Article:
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Wednesday, January 21, 2015

Shooting with the Fujifilm X-Pro1

Typical winter day here at Foto Care. With the wind chill at a surprising low, I decided to grab a camera I haven't used yet and take some test shots. I wanted something light weight, easy to use, but still strong enough to process good quality RAW photographs. I ended up grabbing a Fujifilm X-Pro1 with a 35mm lens from our Rental Department. Mainly, because I've never used it and these smaller/powerful cameras seem to be buzzing these days.

Normally, I shoot with a Canon 5D Mark III, so you can imagine the weight difference around my neck. The user face was easy to use, all of my functions (shutter speed, ISO, aperture) were just a knob-twist away. It's odd, but I almost like the knobs opposed to the rotating wheel when adjusting my shutter speed. I noticed I wasn't constantly looking at my LCD checking settings like I usually am with my Canon 5D Mark III. It was nice.

2 words to describe this camera? Small and powerful! 

I've heard many times about these new handheld cameras and how strong they can be, but Fujifilm's X-Trans CMOS sensor blew me away. Here are some shots I took yesterday with the Fujifilm X-Pro1.

Fujifilm X-Pro1 available Foto Care








Thursday, January 15, 2015

We have the new Ice Light, and we love it!


Manny (and Ron in the back) are both checking out our new Ice Light we have. Perfect for product photography & of course fighting off bad guys, too


Monday, January 12, 2015

5 Quick Tips When Shooting In The Cold

I think it is safe to say that New York is officially getting cold! The snow and the slush is accumulating on our streets, in our trees and making it very difficult for photographers to shoot outside. On the contrary, the snow makes for a beautiful photo. But there are just a few red flags that come to my mind before stepping outside in this cold weather.

1. Invest In A Battery Grip
The colder your battery, the less of a charge it will hold.  Think of it kind of like a car. When it’s cold outside sometimes your car won’t crank, right? That’s exactly how your camera’s battery (or any battery) reacts to cold conditions. Trust me, invest in a back up battery.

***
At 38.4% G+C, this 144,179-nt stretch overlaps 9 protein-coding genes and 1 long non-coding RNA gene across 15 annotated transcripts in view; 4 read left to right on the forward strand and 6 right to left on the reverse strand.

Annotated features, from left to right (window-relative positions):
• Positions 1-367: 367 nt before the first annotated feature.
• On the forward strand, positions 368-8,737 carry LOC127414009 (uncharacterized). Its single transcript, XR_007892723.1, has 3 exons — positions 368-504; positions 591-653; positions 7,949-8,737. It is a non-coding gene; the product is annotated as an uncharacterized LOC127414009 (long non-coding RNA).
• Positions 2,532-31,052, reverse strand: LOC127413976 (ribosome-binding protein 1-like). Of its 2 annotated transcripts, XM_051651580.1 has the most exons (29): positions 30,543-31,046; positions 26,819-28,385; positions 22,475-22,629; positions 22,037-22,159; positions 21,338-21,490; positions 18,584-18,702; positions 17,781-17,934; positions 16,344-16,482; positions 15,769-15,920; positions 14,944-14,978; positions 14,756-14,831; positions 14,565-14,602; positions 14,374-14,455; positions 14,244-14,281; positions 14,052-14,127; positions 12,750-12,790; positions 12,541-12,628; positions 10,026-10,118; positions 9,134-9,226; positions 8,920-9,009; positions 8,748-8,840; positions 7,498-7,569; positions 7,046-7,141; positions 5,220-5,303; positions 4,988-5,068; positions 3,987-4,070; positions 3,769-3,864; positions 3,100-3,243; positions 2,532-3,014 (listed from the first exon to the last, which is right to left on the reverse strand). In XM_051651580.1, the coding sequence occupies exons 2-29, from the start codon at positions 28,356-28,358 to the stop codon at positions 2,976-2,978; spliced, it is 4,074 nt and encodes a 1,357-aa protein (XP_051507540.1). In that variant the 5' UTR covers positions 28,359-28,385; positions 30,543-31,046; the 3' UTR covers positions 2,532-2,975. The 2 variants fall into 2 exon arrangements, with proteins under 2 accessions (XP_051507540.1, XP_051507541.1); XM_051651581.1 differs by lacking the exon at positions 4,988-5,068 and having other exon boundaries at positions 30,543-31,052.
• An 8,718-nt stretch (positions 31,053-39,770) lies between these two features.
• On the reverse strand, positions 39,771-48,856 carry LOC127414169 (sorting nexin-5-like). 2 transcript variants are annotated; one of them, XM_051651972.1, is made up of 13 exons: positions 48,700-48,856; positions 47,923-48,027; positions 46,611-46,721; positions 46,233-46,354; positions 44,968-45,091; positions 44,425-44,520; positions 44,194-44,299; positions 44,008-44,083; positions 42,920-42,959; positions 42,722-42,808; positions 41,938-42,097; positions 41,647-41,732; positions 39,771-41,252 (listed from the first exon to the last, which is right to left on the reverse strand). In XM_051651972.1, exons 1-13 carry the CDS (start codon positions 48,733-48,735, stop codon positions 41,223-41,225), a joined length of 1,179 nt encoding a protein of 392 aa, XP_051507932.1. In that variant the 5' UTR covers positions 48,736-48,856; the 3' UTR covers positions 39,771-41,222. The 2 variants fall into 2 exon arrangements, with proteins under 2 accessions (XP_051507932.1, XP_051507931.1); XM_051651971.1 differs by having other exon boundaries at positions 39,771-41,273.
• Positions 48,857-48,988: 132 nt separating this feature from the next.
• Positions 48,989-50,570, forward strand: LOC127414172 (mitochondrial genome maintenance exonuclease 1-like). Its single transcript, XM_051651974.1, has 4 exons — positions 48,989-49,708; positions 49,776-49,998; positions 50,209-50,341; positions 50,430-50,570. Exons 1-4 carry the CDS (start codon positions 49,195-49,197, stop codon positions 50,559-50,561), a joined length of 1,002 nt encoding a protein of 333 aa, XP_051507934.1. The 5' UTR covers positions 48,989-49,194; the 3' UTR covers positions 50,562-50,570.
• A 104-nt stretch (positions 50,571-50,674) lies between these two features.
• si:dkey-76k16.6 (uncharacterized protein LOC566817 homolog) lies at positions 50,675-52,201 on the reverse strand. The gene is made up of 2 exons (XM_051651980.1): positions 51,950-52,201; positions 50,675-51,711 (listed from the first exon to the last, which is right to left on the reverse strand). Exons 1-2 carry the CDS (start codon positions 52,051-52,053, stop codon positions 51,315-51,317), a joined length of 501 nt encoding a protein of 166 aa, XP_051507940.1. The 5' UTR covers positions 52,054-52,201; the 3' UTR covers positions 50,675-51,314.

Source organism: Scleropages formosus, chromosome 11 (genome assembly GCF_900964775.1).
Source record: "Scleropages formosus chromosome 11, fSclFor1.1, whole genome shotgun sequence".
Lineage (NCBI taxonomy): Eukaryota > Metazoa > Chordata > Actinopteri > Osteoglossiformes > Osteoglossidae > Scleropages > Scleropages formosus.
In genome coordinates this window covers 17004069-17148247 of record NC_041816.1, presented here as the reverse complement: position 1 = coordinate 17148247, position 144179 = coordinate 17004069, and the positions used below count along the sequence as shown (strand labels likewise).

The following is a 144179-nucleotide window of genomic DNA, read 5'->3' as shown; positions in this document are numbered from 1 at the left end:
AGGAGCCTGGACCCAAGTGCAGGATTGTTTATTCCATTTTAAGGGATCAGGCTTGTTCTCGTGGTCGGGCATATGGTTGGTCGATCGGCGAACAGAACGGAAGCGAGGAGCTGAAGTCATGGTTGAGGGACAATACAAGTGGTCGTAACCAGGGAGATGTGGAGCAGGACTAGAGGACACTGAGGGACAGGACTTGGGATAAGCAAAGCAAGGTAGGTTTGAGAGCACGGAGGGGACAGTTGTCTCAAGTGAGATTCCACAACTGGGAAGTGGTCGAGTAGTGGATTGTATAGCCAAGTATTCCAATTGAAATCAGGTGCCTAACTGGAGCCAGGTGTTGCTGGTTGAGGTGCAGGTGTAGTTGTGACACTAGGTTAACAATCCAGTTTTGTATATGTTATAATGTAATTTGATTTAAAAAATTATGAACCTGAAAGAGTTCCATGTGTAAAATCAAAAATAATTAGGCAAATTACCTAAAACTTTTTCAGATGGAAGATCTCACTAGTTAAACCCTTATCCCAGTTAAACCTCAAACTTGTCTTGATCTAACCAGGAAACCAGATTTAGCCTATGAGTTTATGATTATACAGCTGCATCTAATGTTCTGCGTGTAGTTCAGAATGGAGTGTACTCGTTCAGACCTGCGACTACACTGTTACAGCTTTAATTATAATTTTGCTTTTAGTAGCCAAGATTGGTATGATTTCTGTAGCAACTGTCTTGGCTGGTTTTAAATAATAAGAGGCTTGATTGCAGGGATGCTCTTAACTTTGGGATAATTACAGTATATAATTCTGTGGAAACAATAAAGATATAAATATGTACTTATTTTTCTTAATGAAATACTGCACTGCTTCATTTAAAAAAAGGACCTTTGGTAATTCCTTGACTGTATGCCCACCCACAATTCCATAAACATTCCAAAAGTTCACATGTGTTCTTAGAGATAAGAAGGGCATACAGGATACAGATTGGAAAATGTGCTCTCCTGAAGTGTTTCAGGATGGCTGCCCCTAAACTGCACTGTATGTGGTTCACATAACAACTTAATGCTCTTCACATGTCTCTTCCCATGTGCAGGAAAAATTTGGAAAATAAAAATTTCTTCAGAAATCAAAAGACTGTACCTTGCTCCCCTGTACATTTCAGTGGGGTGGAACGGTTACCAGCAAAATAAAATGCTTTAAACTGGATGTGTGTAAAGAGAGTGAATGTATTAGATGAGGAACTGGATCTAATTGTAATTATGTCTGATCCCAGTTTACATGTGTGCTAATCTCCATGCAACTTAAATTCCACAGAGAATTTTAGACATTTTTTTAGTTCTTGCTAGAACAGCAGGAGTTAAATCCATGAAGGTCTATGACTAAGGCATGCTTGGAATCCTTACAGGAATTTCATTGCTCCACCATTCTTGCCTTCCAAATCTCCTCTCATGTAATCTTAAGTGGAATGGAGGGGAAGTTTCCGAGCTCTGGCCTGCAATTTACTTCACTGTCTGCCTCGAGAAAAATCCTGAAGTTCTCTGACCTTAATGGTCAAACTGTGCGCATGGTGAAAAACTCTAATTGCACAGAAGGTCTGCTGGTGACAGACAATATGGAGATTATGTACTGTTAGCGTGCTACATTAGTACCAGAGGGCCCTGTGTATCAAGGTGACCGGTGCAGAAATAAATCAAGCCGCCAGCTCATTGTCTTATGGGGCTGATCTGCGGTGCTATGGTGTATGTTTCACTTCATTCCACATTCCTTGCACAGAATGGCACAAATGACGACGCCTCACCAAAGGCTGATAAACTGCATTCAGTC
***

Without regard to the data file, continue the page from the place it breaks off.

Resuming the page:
2. Shoot At Dusk Or Around Sunset
Shooting at these times allows for the white of the snow to really contrast with it’s surroundings. By shooting at these appropriate lighting times you are also avoiding harsh highlights that the sun reflects off of the snow and the entire image will be really smooth in light balance. This will be a breath of fresh air when editing.

Photo by Brandon Remler

3. Put Your Camera In A Freezer Bag
I know that sounds crazy, but you have to let you camera adjust to different climates at a slow rate.  Transporting your camera from a warm place (studio, bus, train) into a cold environment can and will cause condensation to your camera internally.  Kind of like when your glasses fog up when you walk into a warm place after being outside. After you are done shooting outside, put your camera in a large Ziploc freezer bag. When you get home, place the camera by the window and allow the camera to naturally warm back up. You do NOT want moisture building up in your camera.



4. Thin Cotton Gloves
This is the first thing I think of when shooting outside in the cold. I think of how annoying it will be to take my gloves on and off to adjust settings, then my fingers will start to freeze and I will just want to quit shooting. It happens all the time. The simple solution to my problem: Thin Cotton Gloves. Seems like a no brainer, right?  Great investment for shooting in the cold.  You can now shoot and adjust while keeping your hands warm at the same time.

BONUS TIP
** Although we all want to shoot with a large DSLR camera, I find it so much easier to shoot in tough environments with a small mirror-less camera like the Fujifilm XT1. It gives you the power you need internally without the hassle of lugging around a large camera. **




5. Reverse Vignette
If you’ve ever used a vignette before you know that it’s purpose is to apply a darker ring around your image to direct your eyes to staying in the center of the photograph.  It basically keeps your eyes from wondering around off the image.  When shooting in the snow, try reversing the vignette by applying a white ring around your images opposed to a darker one. I find that it blends everything together and can give your photo a "snowy" natural look (when done properly, of course).